We predicted an explosion in workplace outbreaks, as workers were forced back to work – two weeks later that is exactly what we’ve got
Hazards campaign news release, 20th August 2020 (No embargo)
The workplace is emerging as the new frontline for Covid-19 spread, after the UK government and health agencies ignored warnings on the dangers of a rush back to work, occupational health experts have warned.
Janet Newsham, the chair of the national Hazards Campaign says: ‘We’ve got an unprecedented abdication of responsibility by HSE, which has never before eschewed its enforcement responsibility this way, or denied oversight to protect workers in workplaces where deadly disease risks, carcinogens and major accident hazards can be encountered. They have been AWOL throughout the pandemic and as a result workers have died and many more have been left with long term serious ill health’.
The Hazards Campaign has raised concerns about the unsafe opening of workplaces, including schools. ‘While the community transmission is so high reopening of schools will massively increase contacts between potentially infected individuals and will lead to pressure for more people to return to workplaces, greatly increasing risks.’
Over the last four weeks, Public Health England (PHE) figures (1) show the ‘workplace’ has emerged as the second most common site of Covid-19 ‘situations/incidents’, trailing only care homes. PHE’s definition of workplaces does not include work-related Covid incidents in hospitals, schools or prisons, so under-estimates the real extent of occupationally-related cases.
Evidence elsewhere, including France (2) and Germany (3), show workplaces are the new frontline for virus spread. Without adequate protection, rights and oversight, we are going to give the pandemic a whole new lease of life and the economy will continue to be decimated. A recent report ‘COVID-19 clusters and outbreaks in occupational settings in the EU/EEA and the UK’ published on the 11th August, 2020 details some of the occupational outbreaks across Europe. (3)
The Hazards Campaign has been tracking workplace outbreaks and its dossier shows food production remains a major hotspot for outbreaks, but there is a clear indication that the problem is wider, with multiple clusters also occurring in factories, schools, hospitality and other sectors.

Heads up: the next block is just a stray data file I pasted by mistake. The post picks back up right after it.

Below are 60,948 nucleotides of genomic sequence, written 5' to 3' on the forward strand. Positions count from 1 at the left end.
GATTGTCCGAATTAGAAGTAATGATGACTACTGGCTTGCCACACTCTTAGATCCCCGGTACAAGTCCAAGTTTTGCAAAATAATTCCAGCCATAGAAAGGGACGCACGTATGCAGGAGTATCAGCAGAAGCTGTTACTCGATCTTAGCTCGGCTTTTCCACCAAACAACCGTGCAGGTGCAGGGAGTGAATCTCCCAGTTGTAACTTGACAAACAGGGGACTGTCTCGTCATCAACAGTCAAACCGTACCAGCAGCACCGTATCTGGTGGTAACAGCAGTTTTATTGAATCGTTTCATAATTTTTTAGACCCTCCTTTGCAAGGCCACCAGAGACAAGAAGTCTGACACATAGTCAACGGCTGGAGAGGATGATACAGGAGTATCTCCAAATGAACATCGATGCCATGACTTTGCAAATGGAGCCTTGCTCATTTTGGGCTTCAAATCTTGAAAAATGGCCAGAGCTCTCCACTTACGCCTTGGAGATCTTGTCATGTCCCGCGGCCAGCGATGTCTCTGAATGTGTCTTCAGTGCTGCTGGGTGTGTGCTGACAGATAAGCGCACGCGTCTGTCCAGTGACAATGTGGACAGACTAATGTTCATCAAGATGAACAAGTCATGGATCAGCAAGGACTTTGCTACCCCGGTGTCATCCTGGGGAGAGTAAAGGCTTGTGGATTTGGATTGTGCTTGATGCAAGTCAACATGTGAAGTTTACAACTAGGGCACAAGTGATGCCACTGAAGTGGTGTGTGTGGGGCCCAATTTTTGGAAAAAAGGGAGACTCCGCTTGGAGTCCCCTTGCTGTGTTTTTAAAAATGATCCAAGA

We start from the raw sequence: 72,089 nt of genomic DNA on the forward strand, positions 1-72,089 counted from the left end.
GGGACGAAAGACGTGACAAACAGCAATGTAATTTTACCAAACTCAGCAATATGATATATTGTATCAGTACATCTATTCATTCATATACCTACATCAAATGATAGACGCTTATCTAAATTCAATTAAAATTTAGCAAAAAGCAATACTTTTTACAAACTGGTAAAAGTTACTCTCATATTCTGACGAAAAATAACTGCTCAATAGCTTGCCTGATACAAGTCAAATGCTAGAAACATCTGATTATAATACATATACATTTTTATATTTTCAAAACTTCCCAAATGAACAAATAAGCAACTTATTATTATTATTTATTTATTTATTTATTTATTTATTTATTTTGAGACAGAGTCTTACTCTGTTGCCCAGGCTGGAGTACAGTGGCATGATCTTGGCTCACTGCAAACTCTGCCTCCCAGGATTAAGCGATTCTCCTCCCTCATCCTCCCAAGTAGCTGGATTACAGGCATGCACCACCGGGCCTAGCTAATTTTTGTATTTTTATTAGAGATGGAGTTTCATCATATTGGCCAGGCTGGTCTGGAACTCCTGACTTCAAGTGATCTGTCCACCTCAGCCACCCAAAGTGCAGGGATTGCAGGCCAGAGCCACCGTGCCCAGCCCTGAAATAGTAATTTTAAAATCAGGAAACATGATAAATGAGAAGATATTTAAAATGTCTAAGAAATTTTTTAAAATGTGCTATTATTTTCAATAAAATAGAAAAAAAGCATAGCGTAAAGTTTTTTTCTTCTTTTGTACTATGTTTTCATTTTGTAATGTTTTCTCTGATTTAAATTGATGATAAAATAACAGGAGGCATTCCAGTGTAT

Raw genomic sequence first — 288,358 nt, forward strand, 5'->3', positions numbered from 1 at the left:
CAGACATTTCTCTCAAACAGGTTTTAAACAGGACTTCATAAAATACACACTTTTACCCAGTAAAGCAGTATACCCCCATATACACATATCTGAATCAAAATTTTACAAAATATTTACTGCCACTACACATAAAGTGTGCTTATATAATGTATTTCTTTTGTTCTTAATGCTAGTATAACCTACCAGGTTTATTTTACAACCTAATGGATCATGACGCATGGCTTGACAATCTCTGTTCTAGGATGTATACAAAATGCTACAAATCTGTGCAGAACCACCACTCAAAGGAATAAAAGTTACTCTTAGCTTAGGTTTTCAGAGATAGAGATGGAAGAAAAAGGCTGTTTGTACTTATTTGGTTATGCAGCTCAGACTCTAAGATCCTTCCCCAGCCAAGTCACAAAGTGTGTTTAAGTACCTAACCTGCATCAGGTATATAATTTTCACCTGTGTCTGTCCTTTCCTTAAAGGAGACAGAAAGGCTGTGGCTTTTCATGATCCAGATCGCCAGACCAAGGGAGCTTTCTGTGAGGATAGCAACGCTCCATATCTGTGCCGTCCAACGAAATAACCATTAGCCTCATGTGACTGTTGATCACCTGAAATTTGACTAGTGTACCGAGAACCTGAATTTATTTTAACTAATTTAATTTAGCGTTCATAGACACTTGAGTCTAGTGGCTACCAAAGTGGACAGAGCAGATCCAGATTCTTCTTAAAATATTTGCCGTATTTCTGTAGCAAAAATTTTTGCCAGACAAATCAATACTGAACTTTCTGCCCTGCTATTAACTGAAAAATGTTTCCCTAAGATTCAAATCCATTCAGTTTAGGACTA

At the start of the outbreak we were promised a ‘Covid-Secure’ return to work. What we have got instead is government-driven stampede back into workplaces, without the necessary oversight or support for workers or for businesses. The Government are forcing children back into unsafe schools, so that parents can return to unsafe workplaces and the chaotic and irresponsible opening of pubs, clubs and gyms during a high transmission of a potentially fatal disease is madness. The Government must also ensure that all workers are able to access statutory sick pay and there is an extension of the furlough programme to restrict the transmission of the virus (4).
The Covid-19 workplace clusters that are now appearing all over the country, are being put down to individuals breaking the rules, but when that coincides with workplaces closing down, mass testing of workers and mass positive results of the same workers, then this is uncontrolled transmission of the virus in workplaces, especially where workers are working inside buildings with an aerosol risk of transmission. (5)
If our society is to open schools then the transmission must be low, and track, trace and isolate must be fully functioning at a high level of contact and all the risks in that workplace must be controlled at a precautionary level. The enforcement authorities must act now to ensure that employers can demonstrate that they are carrying out their health and safety legal duties. This cant be based on ‘suck it and see’, or on the body bags that pile up, where risks are not controlled. It has to be right first time, and it has to include the full control of all the known risks.
There is a lot more evidence to show the extent of transmission of the virus on surfaces, and by aerosols. (6) This means new ways of working, new facilities and more resources to keep work safe. It means working from home as far as possible, not using public transport unless essential, it means remote teaching and learning, it means utilising new and existing premises to spread people out, it means shift working and shift management, it means controlling and increasing ventilation, it means less people at a time in workplaces, it may mean more people working less hours or different hours and it means working with trade unions and safety representatives to identify and control all the risks.
We need a community, collective and carefully controlled response to stopping the transmission of the virus, so that we can eventually reduce the controls necessary, return to normal working and hopefully a vaccination is found.
Notes to editors
1. PHE Weekly Report, Week 33, released 14 August 2020
2. Workplaces – not parties – ‘the biggest source of coronavirus contagion in France’ The Local FR, 3rd August 2020
3. COVID-19 clusters and outbreaks in occupational settings in the EU/EEA and the UK, 11 August 2020, European Centre for Diseases and Protection
4. Economic Aspects of the COVID-19 Crisis in the UK, The DELVE Initiative, 14 August 2020.
5. Recognizing and controlling airborne transmission of SARS‐CoV‐2 in indoor environments, Joseph G. Allen and Linsey C. Marr, Indoor Air, 19 June 2020.
6. KEEP YOUR DISTANCE: Is two metres too far or not far enough to protect from COVID-19 and who benefits and who loses if it is reduced ? Hazards Campaign, 22nd June 2020
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